David C Cook COVID-19 Response

Upper Elementary

Heirs Don’t Put on Airs

Lesson 7 


Spring 2022


By: RLD Editorial Team 


May 01, 2022

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Lesson Focus:

Do to others what you want them to do to you.

Bible Basis:

Genesis 25:27-34; 27:1-46

Materials Needed:

Step 1:

  • Internet access

Summary & Links:

Students will consider how to treat others and will discover that God’s way is for us to treat others the way we want to be treated.

Memory Verse:

“So in everything, do to others what you would have them do to you.”
—Matthew 7:12

In humility value others above yourselves, not looking to your own interests but each of you to the interests of the others.
—Philippians 2:3-4

Step 1:

Students will consider how to treat others and will discover that God’s way is for us to treat others the way we want to be treated.

Materials Needed:

  • Internet access

As you watch this video, think of a time when you had to choose the best way to interact with another person.

Share the following video [2:45; stop at 2:20]:
Bridge Disney Pixar funny animated short film

The moose and the bear had a problem. Only one could cross the bridge at a time. The moose insisted the bear go back so the moose could cross. The bear insisted the moose go back so the bear could cross.

  • Why did the moose and bear each think he should be the one to cross the bridge first? (Answers may vary including: They were both in a hurry; they both thought they got there first; neither felt like going back and waiting, each thought he was more important, etc.)
  • Why is it so hard to let someone else go first? (Answers will vary)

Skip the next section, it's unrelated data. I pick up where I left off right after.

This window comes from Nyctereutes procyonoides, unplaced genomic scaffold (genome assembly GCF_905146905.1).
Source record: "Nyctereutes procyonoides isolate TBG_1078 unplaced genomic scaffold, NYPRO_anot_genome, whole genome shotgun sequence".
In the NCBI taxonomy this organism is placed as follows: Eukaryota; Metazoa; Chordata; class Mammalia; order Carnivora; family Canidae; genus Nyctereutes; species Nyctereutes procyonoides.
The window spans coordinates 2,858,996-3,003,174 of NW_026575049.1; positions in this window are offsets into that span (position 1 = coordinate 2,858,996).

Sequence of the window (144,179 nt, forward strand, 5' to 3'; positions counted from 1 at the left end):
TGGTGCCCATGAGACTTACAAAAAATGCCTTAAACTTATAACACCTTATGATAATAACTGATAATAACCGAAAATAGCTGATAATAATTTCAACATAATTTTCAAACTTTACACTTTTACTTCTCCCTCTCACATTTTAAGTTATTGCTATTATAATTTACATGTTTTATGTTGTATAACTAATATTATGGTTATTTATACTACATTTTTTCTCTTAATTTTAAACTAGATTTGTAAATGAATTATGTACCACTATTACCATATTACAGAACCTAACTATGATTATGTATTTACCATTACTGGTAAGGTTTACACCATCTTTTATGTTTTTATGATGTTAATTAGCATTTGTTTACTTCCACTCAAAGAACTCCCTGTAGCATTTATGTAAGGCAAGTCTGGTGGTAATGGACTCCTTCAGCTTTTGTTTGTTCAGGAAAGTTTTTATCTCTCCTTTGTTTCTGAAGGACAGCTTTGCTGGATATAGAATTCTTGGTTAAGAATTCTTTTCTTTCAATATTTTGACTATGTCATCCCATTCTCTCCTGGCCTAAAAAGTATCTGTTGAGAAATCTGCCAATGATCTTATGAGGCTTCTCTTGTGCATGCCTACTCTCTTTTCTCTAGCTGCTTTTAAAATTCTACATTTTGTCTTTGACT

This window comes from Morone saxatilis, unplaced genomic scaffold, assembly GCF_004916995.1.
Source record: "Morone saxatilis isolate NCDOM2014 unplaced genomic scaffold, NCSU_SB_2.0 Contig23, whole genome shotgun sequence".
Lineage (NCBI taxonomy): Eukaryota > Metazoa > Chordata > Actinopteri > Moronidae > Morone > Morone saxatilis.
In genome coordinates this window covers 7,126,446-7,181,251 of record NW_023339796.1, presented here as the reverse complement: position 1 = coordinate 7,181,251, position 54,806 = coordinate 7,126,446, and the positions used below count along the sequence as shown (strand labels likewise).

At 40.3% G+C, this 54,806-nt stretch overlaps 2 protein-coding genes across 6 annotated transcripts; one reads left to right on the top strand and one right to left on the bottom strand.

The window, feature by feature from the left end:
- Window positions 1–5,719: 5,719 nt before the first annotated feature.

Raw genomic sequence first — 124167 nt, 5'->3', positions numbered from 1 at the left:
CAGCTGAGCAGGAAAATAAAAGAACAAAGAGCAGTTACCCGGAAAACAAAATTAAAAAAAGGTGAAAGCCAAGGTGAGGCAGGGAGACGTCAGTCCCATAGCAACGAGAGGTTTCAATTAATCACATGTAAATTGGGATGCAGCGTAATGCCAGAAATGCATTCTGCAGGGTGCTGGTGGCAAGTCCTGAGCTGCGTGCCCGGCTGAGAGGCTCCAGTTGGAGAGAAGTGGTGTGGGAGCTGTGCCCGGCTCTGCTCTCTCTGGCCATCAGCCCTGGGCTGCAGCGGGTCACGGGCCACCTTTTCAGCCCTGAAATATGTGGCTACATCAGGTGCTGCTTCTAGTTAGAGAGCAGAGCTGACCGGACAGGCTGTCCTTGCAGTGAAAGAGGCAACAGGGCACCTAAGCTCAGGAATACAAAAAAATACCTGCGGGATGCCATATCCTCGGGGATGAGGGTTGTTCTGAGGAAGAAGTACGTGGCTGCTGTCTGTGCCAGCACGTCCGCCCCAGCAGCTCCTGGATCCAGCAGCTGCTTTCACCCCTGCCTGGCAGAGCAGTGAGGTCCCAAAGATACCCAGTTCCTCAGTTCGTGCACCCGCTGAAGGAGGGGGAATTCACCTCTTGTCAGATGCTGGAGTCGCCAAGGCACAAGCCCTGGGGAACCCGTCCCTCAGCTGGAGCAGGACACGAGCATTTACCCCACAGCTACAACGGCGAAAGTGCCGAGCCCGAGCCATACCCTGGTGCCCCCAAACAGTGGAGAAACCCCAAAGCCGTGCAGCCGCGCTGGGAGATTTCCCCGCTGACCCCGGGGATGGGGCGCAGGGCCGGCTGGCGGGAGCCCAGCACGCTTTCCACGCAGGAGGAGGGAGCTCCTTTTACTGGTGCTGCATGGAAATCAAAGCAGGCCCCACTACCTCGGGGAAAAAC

When the raccoon and the rabbit came along and wanted to cross the bridge, neither the moose nor the bear gave them a chance. The moose and bear used their size to push around the raccoon and the rabbit.

  • Can you think of a time when you pushed someone aside so you could do as you pleased? Is anyone willing to tell us about their experience? (Answers will vary; be prepared to share your own experience as your students may be nervous about owning up to this.)
  • When has someone older or bigger pushed you out of the way or opted not to include you in something? (Answers will vary; be sure students’ comments are appropriate and they don’t use names.)

The raccoon and the rabbit worked together to get back at the moose and bear for the way they were treated. Have you tried to get back at someone for hurting your feelings or doing something that you did not like? Let students respond positively without taking individual comments.

  • Why do we often respond to being hurt by hurting—or wanting to hurt—the person who hurt us? (Answers will vary. Students may mention wanting to equalize the situation, striking out because they were embarrassed, etc.)
  • Do you think if the raccoon or rabbit had been alone that either would have cut the bridge’s rope to make the moose and bear fall? When has peer pressure played a role in how you treated others? (Answers will vary.)

The raccoon and the rabbit approached the bridge-crossing differently from the way the moose and the bear handled it.

  • Which approach to the bridge-crossing do you prefer and why—moose and bear or raccoon and rabbit? (Answers will vary; accept all answers without judgment, but hopefully most will choose raccoon and rabbit because they were kind, helpful, and found a way for both to cross the bridge.)